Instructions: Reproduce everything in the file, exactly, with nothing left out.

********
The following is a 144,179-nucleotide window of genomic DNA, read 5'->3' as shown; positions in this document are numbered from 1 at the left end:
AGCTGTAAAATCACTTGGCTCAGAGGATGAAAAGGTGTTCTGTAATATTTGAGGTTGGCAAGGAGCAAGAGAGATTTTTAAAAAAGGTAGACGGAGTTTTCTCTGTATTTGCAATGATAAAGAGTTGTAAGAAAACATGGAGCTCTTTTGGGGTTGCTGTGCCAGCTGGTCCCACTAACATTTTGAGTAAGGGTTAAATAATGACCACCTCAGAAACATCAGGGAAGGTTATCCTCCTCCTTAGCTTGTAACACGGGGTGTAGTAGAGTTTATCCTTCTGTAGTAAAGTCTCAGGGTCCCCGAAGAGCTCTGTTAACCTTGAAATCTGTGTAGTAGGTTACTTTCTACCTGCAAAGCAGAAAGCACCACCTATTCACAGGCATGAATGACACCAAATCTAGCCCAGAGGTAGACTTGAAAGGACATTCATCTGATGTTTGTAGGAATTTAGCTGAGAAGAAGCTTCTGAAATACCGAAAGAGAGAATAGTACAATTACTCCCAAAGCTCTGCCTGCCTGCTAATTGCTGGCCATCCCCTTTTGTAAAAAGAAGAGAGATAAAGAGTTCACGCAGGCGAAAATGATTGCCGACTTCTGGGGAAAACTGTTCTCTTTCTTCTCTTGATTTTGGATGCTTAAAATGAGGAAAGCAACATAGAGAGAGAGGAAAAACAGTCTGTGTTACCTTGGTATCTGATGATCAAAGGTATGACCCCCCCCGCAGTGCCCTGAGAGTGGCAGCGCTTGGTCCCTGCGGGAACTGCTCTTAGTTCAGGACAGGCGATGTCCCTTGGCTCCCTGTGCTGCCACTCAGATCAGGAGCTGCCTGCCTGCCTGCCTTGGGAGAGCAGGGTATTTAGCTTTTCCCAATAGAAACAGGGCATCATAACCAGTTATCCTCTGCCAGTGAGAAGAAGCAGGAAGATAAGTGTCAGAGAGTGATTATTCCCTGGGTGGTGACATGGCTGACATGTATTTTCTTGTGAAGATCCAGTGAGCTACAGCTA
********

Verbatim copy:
The following is a 144,179-nucleotide window of genomic DNA, read 5'->3' as shown; positions in this document are numbered from 1 at the left end:
AGCTGTAAAATCACTTGGCTCAGAGGATGAAAAGGTGTTCTGTAATATTTGAGGTTGGCAAGGAGCAAGAGAGATTTTTAAAAAAGGTAGACGGAGTTTTCTCTGTATTTGCAATGATAAAGAGTTGTAAGAAAACATGGAGCTCTTTTGGGGTTGCTGTGCCAGCTGGTCCCACTAACATTTTGAGTAAGGGTTAAATAATGACCACCTCAGAAACATCAGGGAAGGTTATCCTCCTCCTTAGCTTGTAACACGGGGTGTAGTAGAGTTTATCCTTCTGTAGTAAAGTCTCAGGGTCCCCGAAGAGCTCTGTTAACCTTGAAATCTGTGTAGTAGGTTACTTTCTACCTGCAAAGCAGAAAGCACCACCTATTCACAGGCATGAATGACACCAAATCTAGCCCAGAGGTAGACTTGAAAGGACATTCATCTGATGTTTGTAGGAATTTAGCTGAGAAGAAGCTTCTGAAATACCGAAAGAGAGAATAGTACAATTACTCCCAAAGCTCTGCCTGCCTGCTAATTGCTGGCCATCCCCTTTTGTAAAAAGAAGAGAGATAAAGAGTTCACGCAGGCGAAAATGATTGCCGACTTCTGGGGAAAACTGTTCTCTTTCTTCTCTTGATTTTGGATGCTTAAAATGAGGAAAGCAACATAGAGAGAGAGGAAAAACAGTCTGTGTTACCTTGGTATCTGATGATCAAAGGTATGACCCCCCCCGCAGTGCCCTGAGAGTGGCAGCGCTTGGTCCCTGCGGGAACTGCTCTTAGTTCAGGACAGGCGATGTCCCTTGGCTCCCTGTGCTGCCACTCAGATCAGGAGCTGCCTGCCTGCCTGCCTTGGGAGAGCAGGGTATTTAGCTTTTCCCAATAGAAACAGGGCATCATAACCAGTTATCCTCTGCCAGTGAGAAGAAGCAGGAAGATAAGTGTCAGAGAGTGATTATTCCCTGGGTGGTGACATGGCTGACATGTATTTTCTTGTGAAGATCCAGTGAGCTACAGCTA